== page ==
Certainty, News, and the Way Ahead

I grew up reading the news. We did not watch it in my house; my mother felt that the news, which included reporting from Vietnam, was too ugly (her word) for her sons. Keep in mind, this was the same mother who read Edgar Allan Poe to us at bedtime. However, my father brought home the Philadelphia Bulletin every night—back when the Bulletin was Philadelphia’s evening newspaper. He also had Time magazine delivered weekly, and my brothers’ names were often on the subscription. Whether my father was honoring us or getting a new subscriber’s bonus, who knows? I read both.

Later in life, I listened to Philadelphia’s all-news radio station KYW-1060 and grew inured to the rhythm of repeated stories. If they were updated over the course of hours, I noticed. Even later, when I was a night owl, I would slot in my 35 cents for a freshly delivered morning paper. A newspaper and breakfast before bed was near to heaven.

Cable news in its early iteration varied little from the repeated scroll of radio news. That was no matter in Philadelphia, which delayed the spread of cable TV until I was on my way to grad school and other obsessions. Nowadays, whatever used to be journalism has faded out of reportage to be replaced by a carnival barker’s promotion of something like the news. Reporting is more about the changing opinions than the changing facts. The internet does better, providing repeated updates of the day’s events: everything from the stock market to an ambassador arriving in Bahgdad to a 3-2 count on a hitter in the fourth inning of a baseball game in Seattle. Information pours out. At first, it came through the box on my desk, but then it glimmered miraculously from my phone. I pay attention.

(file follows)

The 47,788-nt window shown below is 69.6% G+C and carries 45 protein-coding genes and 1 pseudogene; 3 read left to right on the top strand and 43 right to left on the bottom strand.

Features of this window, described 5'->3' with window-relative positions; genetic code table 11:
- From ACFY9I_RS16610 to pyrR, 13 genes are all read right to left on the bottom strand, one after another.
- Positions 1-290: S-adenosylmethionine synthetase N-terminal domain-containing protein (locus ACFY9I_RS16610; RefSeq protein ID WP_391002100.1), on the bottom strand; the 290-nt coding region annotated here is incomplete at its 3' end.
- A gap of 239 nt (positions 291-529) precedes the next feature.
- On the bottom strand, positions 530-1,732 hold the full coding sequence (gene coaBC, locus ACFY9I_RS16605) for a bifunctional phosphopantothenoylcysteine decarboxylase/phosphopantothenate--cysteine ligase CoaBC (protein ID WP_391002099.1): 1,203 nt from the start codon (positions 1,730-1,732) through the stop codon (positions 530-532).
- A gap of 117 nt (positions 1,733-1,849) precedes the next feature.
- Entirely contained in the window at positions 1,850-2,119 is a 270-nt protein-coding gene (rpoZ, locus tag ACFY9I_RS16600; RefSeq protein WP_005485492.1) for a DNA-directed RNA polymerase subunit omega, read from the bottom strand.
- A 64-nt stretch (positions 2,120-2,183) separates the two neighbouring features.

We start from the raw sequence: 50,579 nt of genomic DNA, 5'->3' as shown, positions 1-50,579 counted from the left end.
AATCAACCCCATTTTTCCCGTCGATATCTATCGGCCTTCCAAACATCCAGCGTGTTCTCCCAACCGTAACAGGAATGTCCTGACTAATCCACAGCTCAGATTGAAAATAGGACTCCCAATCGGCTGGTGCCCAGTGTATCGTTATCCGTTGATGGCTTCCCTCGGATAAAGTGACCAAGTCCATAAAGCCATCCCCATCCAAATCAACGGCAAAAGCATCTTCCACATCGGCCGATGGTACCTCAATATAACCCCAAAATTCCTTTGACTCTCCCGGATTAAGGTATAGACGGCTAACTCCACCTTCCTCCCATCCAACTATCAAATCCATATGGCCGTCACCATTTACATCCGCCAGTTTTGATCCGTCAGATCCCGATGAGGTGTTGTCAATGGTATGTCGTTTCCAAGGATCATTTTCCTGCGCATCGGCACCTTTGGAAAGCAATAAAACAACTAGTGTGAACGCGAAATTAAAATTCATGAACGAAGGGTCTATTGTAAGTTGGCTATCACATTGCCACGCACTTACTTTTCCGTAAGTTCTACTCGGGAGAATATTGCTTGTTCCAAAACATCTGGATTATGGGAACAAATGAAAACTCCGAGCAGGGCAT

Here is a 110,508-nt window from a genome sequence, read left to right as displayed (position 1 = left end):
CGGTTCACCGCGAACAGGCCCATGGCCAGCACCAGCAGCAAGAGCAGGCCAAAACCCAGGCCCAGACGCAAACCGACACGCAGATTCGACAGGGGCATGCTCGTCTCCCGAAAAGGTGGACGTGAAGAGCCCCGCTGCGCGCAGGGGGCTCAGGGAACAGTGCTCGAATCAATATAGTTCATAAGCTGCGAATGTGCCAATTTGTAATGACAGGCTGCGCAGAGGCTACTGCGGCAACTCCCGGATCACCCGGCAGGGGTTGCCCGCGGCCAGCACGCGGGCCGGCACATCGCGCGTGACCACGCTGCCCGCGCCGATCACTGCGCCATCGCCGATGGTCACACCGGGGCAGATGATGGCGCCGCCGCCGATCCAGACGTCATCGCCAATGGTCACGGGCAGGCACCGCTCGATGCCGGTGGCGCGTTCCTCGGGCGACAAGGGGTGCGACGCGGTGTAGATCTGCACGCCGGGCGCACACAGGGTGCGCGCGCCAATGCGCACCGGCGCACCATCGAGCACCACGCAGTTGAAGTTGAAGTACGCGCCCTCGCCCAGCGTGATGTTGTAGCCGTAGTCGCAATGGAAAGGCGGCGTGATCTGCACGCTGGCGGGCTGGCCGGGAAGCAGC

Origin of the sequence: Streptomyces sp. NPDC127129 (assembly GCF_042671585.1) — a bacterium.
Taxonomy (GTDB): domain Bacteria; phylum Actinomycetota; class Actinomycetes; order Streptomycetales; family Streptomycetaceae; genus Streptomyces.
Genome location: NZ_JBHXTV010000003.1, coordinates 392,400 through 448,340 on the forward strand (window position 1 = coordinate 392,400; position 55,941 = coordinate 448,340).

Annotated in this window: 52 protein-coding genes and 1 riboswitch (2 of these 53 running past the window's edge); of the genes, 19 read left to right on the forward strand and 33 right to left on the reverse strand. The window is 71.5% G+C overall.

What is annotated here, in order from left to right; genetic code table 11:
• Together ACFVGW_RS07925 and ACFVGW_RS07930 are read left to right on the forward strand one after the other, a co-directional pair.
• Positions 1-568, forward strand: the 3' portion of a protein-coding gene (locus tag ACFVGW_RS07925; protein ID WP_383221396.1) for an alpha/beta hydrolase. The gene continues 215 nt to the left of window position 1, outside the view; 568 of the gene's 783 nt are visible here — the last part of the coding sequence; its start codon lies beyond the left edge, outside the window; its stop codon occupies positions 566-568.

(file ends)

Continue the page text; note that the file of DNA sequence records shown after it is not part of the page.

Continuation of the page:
I get obsessive. I chase the news with the same intensity that I once chased down sources in the library. And worse. I sit as rapt as I had when I churned through drafts of stories until 7 o’clock in the morning—if I slept at all.

I recognize that I had fallen into the trap that Henry David Thoreau noted back in 1854 when he claimed that “[h]ardly a man takes a half hour’s nap after dinner, but when he wakes he holds up his head and asks, ‘What’s the news?’ as if the rest of mankind had stood his sentinels.” I felt that if I knew, then I could be one of life’s sentinels. On guard, on the post, always. There was no radio, no television, and no internet, and still, he bemoaned the obsession with “news.” Go figure, our national illness.

I tried to know everything. When my family gathered, we were all expected to hold forth on any topic of the day: popular music, politics, foreign affairs, movies, the weather. Our knowledge was expected to be sweeping and insightful. I could not understand people who did not consume—and comment on—news as we did. My father spent hours wringing information from the Wall Street Journal and passed that fervor onto his sons. My mother, despite herself, had some news station, finally settling on NPR, blaring in the background.